“Talked to (County Administrator K.G.) Rusty (Smith) yesterday, looks like the Sheriff’s office will request 3 TH-67 (helicopters), but have no plan for activation in the near future,” Fridl wrote to Reichenbach, Hemmingsen and Kevin Lynch. “Rusty did tell the sheriff’s office to talk to us, but they declined.”

Reichenbach replied to the May 13 email and resigned so as not to jeopardize his relationship with FCSO.

“Up until last week, I’ve never heard of the FCSO showing an interest in an Air Wing,” Reichenbach wrote. “However, now I have a strong sense that the 1033 program will only want to give the helicopters to one department within Florence County.”

Later that day Fridl submitted a request to DOD for two flyable helicopters and one non-flyable one for parts.

In its requisition request, LCPD Chief Joseph Cooper outlined goals of the department’s air unit.

“Mutual aid agreement(s) will be discussed and (entered) upon by the tri-county areas,” Cooper wrote. “The agency fiscal wherewithal to support this operation will come by means of the multi-jurisdictional agreement between the several law enforcement agencies located within.”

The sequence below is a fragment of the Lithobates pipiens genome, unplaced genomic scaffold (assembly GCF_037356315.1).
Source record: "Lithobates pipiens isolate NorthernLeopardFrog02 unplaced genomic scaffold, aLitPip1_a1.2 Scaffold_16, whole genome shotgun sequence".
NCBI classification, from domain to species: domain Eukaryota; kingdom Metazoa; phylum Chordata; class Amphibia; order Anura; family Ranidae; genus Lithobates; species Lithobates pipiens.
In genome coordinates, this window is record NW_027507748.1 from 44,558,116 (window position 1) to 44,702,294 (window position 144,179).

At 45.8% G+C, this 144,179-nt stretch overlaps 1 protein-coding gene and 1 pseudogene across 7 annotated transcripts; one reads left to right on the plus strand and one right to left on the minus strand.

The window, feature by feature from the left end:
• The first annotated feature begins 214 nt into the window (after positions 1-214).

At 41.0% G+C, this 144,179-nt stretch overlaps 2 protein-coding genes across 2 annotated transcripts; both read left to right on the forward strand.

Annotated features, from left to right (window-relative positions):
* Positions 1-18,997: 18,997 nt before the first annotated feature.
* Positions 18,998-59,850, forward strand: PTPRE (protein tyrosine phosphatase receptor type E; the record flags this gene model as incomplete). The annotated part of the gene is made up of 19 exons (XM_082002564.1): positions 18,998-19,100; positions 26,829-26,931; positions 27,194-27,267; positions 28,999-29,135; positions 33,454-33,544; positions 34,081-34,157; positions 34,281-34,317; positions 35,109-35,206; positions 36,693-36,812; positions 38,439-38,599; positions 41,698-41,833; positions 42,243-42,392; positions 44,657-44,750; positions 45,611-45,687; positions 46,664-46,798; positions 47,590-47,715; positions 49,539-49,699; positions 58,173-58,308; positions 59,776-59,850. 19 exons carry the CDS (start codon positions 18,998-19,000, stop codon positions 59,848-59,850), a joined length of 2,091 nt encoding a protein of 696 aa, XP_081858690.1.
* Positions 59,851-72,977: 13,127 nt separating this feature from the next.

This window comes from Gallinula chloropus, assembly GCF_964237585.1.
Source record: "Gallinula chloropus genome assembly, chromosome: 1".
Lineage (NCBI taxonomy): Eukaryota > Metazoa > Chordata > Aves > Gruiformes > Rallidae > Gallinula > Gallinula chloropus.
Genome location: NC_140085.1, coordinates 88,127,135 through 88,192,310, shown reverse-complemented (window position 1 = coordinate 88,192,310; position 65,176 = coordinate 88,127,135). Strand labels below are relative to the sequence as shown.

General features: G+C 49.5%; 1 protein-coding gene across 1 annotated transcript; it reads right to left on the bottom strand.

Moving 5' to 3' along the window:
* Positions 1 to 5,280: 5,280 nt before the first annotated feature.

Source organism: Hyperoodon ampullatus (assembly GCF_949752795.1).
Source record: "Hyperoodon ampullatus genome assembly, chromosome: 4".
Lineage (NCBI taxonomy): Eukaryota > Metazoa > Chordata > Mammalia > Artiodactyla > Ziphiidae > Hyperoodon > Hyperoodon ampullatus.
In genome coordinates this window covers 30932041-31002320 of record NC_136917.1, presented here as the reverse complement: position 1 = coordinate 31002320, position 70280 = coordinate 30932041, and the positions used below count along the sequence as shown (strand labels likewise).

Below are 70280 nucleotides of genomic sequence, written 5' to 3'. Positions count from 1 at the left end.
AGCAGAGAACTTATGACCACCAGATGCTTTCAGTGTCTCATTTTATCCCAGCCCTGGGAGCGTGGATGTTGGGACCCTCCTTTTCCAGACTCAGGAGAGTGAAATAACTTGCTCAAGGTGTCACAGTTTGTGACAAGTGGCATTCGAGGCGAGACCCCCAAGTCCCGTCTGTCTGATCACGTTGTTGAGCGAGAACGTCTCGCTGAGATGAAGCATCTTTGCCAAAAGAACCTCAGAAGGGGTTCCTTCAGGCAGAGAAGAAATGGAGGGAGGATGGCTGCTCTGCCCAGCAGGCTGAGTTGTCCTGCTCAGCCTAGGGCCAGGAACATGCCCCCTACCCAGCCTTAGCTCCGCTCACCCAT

The Lake City group got word of an available helicopter in November and Fridl and Hemmingsen flew it back from Kentucky in December.

Up, up and away

In February 2015 the Lake City group was informed a certificate of registration wasn’t issued for the helicopter yet, due to outstanding compliance issues (per emails with the Federal Aviation Administration). That certificate wasn’t issued until April 23 but at that point the ownership of the helicopter hit turbulence.

On April 2, Lake City Administrator Shawn Bell notified Fridl that FCSO wanted to take possession of the helicopter. It was Fridl’s belief the transfer date would be April 7.